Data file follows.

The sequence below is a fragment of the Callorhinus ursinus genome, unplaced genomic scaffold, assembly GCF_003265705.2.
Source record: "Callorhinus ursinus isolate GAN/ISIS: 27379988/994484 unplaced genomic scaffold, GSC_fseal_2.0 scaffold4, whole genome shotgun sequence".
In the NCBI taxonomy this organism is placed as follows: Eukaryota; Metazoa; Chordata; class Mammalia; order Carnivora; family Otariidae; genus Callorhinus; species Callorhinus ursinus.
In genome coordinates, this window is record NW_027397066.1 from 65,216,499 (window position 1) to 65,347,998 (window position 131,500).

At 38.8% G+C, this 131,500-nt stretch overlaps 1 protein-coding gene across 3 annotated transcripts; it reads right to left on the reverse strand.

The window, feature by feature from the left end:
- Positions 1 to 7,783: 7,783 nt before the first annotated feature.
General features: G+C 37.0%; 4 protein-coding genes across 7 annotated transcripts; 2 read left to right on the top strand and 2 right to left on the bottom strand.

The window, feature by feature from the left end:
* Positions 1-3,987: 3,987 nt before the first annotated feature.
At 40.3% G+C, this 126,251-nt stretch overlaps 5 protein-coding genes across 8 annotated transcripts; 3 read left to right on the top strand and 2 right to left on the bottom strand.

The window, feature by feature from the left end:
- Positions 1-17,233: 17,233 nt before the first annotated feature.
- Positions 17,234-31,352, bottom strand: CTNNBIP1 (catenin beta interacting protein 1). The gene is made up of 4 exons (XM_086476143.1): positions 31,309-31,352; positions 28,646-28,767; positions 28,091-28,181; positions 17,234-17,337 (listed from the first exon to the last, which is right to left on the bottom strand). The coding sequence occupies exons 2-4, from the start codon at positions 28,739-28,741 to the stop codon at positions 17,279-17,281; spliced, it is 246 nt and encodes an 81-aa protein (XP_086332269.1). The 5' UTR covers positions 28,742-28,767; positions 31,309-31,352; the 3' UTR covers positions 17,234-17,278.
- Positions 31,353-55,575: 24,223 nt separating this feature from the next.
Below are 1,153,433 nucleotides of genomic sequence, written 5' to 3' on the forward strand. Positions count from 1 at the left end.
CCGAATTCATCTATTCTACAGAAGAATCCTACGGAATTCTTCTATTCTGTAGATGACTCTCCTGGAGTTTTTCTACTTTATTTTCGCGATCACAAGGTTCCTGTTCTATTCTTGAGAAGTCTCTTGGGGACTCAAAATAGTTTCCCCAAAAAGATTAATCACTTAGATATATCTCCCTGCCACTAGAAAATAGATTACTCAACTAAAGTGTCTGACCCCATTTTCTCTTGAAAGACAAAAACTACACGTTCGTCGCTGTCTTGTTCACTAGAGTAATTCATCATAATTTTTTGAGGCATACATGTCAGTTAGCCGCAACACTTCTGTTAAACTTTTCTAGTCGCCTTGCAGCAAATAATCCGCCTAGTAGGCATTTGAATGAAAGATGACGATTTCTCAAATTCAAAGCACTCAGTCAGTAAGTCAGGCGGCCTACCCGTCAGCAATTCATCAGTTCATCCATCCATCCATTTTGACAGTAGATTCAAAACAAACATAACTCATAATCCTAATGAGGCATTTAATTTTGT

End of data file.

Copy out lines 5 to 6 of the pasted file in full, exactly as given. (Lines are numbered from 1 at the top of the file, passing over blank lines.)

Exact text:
At 38.8% G+C, this 131,500-nt stretch overlaps 1 protein-coding gene across 3 annotated transcripts; it reads right to left on the reverse strand.

The window, feature by feature from the left end: